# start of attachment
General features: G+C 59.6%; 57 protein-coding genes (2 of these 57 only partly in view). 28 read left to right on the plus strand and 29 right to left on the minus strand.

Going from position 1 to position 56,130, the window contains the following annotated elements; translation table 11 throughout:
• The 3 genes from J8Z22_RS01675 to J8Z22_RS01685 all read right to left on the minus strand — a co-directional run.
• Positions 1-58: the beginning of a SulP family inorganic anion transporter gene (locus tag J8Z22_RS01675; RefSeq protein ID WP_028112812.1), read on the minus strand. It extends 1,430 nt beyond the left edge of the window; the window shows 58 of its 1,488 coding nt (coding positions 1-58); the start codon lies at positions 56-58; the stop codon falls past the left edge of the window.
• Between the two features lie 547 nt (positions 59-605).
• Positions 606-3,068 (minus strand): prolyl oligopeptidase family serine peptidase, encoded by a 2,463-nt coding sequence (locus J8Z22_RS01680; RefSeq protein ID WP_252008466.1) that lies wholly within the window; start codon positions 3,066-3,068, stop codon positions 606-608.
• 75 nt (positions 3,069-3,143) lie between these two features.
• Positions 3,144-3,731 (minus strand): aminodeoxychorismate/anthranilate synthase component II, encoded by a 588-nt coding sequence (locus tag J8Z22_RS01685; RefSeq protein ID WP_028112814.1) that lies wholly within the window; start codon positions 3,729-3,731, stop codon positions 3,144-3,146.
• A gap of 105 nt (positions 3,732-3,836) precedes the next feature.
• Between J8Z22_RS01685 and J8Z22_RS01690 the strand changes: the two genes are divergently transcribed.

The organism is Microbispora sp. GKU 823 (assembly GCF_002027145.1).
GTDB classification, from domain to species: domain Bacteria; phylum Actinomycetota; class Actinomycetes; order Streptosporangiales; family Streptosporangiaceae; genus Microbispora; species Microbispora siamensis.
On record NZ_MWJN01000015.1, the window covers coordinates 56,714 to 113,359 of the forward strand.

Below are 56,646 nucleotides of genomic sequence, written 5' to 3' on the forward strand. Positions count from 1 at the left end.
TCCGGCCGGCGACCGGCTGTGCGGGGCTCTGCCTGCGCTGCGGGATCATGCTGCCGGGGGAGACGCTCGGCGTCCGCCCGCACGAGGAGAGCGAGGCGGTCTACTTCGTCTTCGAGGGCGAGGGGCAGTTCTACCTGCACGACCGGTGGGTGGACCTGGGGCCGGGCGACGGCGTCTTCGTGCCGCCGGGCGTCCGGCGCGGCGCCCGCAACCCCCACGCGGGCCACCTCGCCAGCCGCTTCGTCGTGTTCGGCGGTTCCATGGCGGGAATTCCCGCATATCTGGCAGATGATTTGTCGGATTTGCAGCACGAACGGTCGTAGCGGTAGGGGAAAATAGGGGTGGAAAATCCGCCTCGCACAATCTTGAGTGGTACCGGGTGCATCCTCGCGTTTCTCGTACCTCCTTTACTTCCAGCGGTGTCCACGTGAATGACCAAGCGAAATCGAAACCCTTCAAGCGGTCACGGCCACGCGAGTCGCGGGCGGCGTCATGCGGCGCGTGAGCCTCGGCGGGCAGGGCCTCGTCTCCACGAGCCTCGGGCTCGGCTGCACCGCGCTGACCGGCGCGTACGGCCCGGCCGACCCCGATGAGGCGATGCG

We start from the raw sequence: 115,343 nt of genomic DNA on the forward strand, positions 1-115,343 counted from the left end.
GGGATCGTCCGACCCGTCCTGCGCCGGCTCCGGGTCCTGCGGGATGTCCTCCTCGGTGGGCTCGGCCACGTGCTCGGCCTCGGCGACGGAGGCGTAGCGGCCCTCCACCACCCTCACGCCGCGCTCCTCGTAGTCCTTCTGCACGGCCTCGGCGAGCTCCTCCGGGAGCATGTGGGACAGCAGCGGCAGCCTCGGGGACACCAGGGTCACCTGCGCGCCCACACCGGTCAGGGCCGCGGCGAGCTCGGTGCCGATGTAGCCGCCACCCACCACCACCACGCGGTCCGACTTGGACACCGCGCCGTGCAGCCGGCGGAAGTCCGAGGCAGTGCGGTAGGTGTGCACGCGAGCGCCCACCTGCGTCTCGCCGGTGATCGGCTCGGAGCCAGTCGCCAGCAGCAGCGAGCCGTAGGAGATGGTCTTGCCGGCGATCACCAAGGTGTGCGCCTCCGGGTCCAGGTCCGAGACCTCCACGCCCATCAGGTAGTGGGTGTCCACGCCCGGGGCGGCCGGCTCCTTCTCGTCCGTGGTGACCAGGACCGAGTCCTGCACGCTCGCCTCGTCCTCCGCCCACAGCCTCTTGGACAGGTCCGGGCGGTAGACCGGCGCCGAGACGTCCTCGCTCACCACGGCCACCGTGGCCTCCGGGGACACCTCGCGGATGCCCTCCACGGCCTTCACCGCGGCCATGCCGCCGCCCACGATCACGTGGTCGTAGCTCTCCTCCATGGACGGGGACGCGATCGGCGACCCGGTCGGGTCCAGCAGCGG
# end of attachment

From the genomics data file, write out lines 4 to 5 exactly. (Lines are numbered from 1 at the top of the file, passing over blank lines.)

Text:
• Positions 1-58: the beginning of a SulP family inorganic anion transporter gene (locus tag J8Z22_RS01675; RefSeq protein ID WP_028112812.1), read on the minus strand. It extends 1,430 nt beyond the left edge of the window; the window shows 58 of its 1,488 coding nt (coding positions 1-58); the start codon lies at positions 56-58; the stop codon falls past the left edge of the window.
• Between the two features lie 547 nt (positions 59-605).